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This Thursday, it is International Women’s Day and I’ve been considering the global shortage of tech skills and the fact that in most countries, somewhere between 20-26% of tech workers are female. In New Zealand that number is only 23%.
We can complain that firms are not employing enough women, but it’s a much bigger issue than that. In New Zealand, only 36% of computer science students are female and a 2015 OECD survey found that only 3% of 15 year old girls in New Zealand showed an interest in a career in IT.
Aside from helping to address the skills shortage there are plenty of other reasons to aspire to having gender balance in digital roles throughout New Zealand – a range of roles, higher pay and economic benefits. The latest research finds that new companies with 200 percent or more growth, are 75 percent more likely to have a female founder.
Code.org have identified four ways to attract girls to try computer science – involve their friends, inspire with examples, fight stereotypes and show that tech is relevant for all roles from medicine to law and business.
In May, TechWomen’s ShadowTech Day aims to involve girls with their friends, partnering students with a women in tech for a day. It is an ideal opportunity to view first hand what working in tech is really like. This year, we will mentor about 600 girls, so if you are a parent, teacher or would like to be involved as a mentor, please get in touch.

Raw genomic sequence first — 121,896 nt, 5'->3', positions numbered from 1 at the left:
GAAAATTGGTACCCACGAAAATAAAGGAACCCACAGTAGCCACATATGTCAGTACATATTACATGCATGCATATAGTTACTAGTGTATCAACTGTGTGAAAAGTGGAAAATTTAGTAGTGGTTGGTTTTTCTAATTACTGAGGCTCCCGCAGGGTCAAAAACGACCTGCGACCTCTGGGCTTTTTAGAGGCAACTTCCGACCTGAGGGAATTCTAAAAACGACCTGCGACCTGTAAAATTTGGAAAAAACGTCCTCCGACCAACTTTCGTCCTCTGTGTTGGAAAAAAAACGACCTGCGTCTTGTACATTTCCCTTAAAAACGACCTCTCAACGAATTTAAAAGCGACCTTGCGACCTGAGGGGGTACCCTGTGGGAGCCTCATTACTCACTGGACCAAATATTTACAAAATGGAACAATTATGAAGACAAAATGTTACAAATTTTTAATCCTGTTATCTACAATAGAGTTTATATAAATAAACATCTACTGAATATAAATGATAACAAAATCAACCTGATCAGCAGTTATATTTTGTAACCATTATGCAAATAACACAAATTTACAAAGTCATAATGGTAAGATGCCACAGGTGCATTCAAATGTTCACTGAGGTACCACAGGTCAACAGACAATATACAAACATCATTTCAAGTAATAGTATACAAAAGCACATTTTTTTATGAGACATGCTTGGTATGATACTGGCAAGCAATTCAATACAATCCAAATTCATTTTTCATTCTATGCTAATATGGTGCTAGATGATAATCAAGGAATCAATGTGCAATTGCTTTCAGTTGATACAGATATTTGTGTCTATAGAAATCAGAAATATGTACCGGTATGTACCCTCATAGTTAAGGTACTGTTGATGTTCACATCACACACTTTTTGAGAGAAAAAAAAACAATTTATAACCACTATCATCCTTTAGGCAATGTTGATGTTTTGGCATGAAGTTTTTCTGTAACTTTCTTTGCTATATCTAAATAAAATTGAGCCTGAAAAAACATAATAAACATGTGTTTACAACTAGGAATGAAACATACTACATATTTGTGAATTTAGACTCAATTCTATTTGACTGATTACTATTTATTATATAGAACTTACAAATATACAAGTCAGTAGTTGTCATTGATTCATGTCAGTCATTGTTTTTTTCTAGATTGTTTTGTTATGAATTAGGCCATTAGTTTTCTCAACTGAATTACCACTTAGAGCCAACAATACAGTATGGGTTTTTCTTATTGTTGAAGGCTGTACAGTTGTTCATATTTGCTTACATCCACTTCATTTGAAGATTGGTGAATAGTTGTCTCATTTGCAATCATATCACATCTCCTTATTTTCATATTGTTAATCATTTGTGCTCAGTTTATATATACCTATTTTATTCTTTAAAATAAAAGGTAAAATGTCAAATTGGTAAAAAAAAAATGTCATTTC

To inspire with examples and fight stereotypes, TechWomen are also about to launch 100 TechWomen. This is an initiative that will profile a hundred New Zealand women in tech to showcase the diversity of roles and opportunities. In the coming weeks, we will be calling for expressions of interest, so please get involved.
Meanwhile, enjoy the week ahead and take a moment to celebrate international women’s day, acknowledging how far we’ve come since Kate Sheppard’s time and how far we still have to go.
Have a great week
All the best
Join NZSA on 13 March in Auckland for Creating Great Teams – How Self-Selection Lets People Excel. Attend the Future City Activator, 16-18 March in Christchurch.
Join EdTechNZ this week on 8 March for the webinar, Using Virtual and Augmented reality to Improve Learning. Attend a NZ Space Challenge briefing on 9 March in Christchurch.
Join the Trans-Tasman Business Circle delegation to Silicon Valley, 19-23 March. Their delegation to Israel is scheduled for 4-11 May and focuses on AgriTech. A cybersecurity and FinTech delegation is scheduled for June.
Soul Machine’s Greg Cross says New Zealand can’t afford to fall behind in the AI revolution. Meanwhile, Silicon Valley Kiwi, Alanya Van Dervort returns to New Zealand to discuss the benefits of AI at #AIDay2018.
Missed #DigitalNations2030? Check out on demand videos, including Te Aroha Morehu, Siim Sikkut, Frances Valintine, Vic Crone, Ian Taylor, Colin MacDonald, Graeme Codrington and Leigh Flounders.
Entries for the 2018 Hi-Tech Awards close today. Register for entrant events in Auckland, Christchurch and Wellington when the finalists are announced on 28 March. Save these dates; Alumni event 24 May and the Gala Dinner 25 May.
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